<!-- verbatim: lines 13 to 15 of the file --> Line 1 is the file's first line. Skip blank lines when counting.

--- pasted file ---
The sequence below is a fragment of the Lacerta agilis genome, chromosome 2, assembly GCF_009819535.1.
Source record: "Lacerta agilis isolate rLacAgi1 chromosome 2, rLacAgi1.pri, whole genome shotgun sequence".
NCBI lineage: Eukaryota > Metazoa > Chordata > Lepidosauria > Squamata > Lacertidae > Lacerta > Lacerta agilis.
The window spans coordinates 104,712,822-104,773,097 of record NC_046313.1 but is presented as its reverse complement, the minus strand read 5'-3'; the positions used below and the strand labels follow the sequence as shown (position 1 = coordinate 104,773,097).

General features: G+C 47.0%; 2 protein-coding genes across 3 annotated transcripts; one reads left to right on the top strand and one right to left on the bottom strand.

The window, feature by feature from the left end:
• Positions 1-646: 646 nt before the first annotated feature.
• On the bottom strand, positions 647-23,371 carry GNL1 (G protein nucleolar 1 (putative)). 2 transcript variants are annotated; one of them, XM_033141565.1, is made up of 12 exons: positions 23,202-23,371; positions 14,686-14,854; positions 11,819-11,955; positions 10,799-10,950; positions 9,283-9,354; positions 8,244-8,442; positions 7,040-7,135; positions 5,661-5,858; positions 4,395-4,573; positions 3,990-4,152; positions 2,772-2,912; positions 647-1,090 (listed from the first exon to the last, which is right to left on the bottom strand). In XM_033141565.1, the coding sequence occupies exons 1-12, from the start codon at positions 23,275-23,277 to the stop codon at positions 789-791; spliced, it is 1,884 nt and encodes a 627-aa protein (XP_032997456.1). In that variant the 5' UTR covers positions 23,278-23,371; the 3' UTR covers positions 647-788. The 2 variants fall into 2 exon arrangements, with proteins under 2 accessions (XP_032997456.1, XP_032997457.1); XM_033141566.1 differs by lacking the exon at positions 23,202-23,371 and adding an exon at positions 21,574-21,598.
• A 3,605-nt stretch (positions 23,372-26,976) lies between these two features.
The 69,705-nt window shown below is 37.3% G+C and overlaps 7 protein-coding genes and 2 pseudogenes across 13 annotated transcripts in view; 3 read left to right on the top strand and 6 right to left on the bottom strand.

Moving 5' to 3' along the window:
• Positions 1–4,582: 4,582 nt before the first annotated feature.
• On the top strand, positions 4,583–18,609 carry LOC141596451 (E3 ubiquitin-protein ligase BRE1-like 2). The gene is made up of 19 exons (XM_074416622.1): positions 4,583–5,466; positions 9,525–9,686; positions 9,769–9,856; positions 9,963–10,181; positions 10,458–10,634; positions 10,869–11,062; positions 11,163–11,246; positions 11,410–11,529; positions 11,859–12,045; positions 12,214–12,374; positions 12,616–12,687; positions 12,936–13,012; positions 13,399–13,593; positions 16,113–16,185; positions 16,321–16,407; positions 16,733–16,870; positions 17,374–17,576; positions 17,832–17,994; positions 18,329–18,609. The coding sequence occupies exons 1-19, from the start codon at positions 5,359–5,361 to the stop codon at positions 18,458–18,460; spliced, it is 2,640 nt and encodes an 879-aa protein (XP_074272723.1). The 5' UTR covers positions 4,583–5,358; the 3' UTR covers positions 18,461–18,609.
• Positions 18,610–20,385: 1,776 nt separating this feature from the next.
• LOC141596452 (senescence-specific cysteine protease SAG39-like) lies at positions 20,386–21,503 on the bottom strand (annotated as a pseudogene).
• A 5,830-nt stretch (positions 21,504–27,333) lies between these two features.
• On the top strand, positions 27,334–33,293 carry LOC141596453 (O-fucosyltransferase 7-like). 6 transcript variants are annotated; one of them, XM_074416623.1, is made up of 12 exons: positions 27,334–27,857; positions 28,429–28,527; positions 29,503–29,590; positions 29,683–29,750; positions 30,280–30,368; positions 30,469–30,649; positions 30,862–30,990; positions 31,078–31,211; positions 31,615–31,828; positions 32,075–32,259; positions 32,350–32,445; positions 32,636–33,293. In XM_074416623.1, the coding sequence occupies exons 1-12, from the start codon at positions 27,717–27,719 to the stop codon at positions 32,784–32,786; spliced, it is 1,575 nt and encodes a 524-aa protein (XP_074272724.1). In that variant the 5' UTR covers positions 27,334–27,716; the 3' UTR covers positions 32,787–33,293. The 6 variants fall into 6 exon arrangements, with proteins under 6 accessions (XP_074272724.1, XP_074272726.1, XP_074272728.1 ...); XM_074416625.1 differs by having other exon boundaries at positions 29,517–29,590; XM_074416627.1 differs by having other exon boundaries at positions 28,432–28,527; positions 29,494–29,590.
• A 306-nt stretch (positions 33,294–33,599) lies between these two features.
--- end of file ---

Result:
• On the top strand, positions 4,583–18,609 carry LOC141596451 (E3 ubiquitin-protein ligase BRE1-like 2). The gene is made up of 19 exons (XM_074416622.1): positions 4,583–5,466; positions 9,525–9,686; positions 9,769–9,856; positions 9,963–10,181; positions 10,458–10,634; positions 10,869–11,062; positions 11,163–11,246; positions 11,410–11,529; positions 11,859–12,045; positions 12,214–12,374; positions 12,616–12,687; positions 12,936–13,012; positions 13,399–13,593; positions 16,113–16,185; positions 16,321–16,407; positions 16,733–16,870; positions 17,374–17,576; positions 17,832–17,994; positions 18,329–18,609. The coding sequence occupies exons 1-19, from the start codon at positions 5,359–5,361 to the stop codon at positions 18,458–18,460; spliced, it is 2,640 nt and encodes an 879-aa protein (XP_074272723.1). The 5' UTR covers positions 4,583–5,358; the 3' UTR covers positions 18,461–18,609.
• Positions 18,610–20,385: 1,776 nt separating this feature from the next.
• LOC141596452 (senescence-specific cysteine protease SAG39-like) lies at positions 20,386–21,503 on the bottom strand (annotated as a pseudogene).